"This is a book for any woman who feels uncomfortable with the subject of money, i.e., nearly all of us. It proves what Simone de Beauvoir wrote fifty years ago--that women will always be the second sex until we take financial responsibility for our lives. Part autobiography, part social science study, Money, A Memoir is an intelligent, reader-friendly book that couldn't be more timely."--Marilyn Yalom, author of History of the Wife and Birth of the Chess Queen

--This text refers to the Hardcover edition.

About the Author

Liz Perle, who worked in book publishing as an editor and publisher for more than twenty years, recently joined the non-profit world where she is the editor-in-chief of Common Sense Media, the nation’s leading non-partisan organization designed to help families make the best media choices for their children. She is also the author of When Work Doesn’tWork Anymore. Liz lives in San Francisco with her husband and two children.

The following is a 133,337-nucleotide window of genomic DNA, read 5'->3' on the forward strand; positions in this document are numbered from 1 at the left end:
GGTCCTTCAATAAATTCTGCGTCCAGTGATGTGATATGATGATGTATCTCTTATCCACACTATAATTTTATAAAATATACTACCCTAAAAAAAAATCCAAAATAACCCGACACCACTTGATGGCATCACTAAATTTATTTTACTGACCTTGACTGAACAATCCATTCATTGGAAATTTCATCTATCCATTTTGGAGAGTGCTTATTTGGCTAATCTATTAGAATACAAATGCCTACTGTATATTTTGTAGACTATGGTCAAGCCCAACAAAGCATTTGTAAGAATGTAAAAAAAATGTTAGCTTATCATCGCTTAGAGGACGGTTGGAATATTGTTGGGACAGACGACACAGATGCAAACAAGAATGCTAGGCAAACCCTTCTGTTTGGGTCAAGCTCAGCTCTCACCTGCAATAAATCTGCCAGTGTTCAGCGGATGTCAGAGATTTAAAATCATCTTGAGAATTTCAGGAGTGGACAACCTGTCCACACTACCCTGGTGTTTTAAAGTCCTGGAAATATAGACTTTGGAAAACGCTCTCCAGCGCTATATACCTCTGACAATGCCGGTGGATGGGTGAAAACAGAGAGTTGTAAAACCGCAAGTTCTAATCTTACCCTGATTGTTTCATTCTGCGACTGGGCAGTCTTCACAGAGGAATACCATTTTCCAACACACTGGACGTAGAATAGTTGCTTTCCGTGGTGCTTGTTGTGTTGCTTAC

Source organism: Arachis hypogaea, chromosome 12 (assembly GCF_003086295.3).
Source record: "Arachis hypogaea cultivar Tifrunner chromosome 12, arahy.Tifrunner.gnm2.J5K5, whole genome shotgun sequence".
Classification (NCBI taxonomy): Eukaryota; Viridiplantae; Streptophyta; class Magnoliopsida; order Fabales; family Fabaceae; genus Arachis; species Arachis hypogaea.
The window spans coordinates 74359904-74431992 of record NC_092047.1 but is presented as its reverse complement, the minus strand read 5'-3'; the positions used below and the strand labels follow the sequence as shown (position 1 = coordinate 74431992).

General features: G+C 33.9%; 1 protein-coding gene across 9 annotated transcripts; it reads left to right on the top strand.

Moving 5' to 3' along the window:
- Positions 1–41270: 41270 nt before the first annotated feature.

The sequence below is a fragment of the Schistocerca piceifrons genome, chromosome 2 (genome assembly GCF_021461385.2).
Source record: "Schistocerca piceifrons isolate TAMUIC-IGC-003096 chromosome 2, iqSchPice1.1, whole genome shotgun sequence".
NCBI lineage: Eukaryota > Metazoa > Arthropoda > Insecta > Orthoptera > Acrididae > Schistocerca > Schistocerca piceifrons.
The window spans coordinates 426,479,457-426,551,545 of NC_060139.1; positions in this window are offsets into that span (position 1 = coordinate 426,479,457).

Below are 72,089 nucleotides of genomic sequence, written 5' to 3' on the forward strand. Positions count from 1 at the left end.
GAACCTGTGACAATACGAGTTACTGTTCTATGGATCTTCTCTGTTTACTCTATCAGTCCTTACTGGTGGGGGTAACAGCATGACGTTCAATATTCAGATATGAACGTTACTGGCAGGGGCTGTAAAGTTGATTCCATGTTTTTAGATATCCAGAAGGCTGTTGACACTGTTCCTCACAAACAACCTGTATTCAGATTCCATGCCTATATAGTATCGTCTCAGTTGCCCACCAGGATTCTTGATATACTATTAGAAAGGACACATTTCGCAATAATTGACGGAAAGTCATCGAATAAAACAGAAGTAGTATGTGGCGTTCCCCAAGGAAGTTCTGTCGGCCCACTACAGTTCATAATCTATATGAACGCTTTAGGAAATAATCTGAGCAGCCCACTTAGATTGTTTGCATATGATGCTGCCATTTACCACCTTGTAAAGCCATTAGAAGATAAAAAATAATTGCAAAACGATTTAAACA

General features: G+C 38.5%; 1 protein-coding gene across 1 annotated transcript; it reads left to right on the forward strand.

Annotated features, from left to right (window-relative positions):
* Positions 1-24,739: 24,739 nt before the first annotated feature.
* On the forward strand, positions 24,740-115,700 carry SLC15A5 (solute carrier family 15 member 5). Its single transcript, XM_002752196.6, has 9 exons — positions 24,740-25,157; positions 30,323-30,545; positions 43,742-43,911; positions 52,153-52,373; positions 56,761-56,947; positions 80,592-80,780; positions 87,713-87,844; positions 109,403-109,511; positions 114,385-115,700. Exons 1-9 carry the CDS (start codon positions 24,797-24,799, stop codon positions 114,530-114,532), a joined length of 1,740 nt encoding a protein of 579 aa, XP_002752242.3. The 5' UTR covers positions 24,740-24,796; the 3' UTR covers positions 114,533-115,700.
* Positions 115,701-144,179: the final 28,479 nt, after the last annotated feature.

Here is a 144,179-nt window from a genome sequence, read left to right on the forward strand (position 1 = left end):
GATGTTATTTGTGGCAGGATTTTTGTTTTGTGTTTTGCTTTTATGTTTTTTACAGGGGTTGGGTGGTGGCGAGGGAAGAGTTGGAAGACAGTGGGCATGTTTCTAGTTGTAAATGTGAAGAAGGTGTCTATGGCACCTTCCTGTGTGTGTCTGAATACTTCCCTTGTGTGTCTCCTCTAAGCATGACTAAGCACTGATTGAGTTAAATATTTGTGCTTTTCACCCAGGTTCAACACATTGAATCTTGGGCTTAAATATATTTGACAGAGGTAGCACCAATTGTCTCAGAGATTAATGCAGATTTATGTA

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Product Details

  • Audio CD
  • Publisher: Macmillan Audio; Abridged edition (January 24, 2006)
  • Language: English
  • ISBN-10: 1593978871
  • ISBN-13: 978-1593978877
  • Product Dimensions: 5.2 x 0.6 x 5.8 inches
  • Shipping Weight: 4 ounces
  • Average Customer Review: 3.8 out of 5 stars  See all reviews (33 customer reviews)
  • Amazon Best Sellers Rank: #4,112,352 in Books (See Top 100 in Books)

Customer Reviews

Top Customer Reviews

By Kcorn TOP 500 REVIEWER on January 15, 2006
Format: Hardcover Verified Purchase
People have a hard particularly time being honest about their attitudes towards two things:Sex and...money. For whatever reason, women may find the path to financial literacy stewn with obstacles...perhaps even more so then men.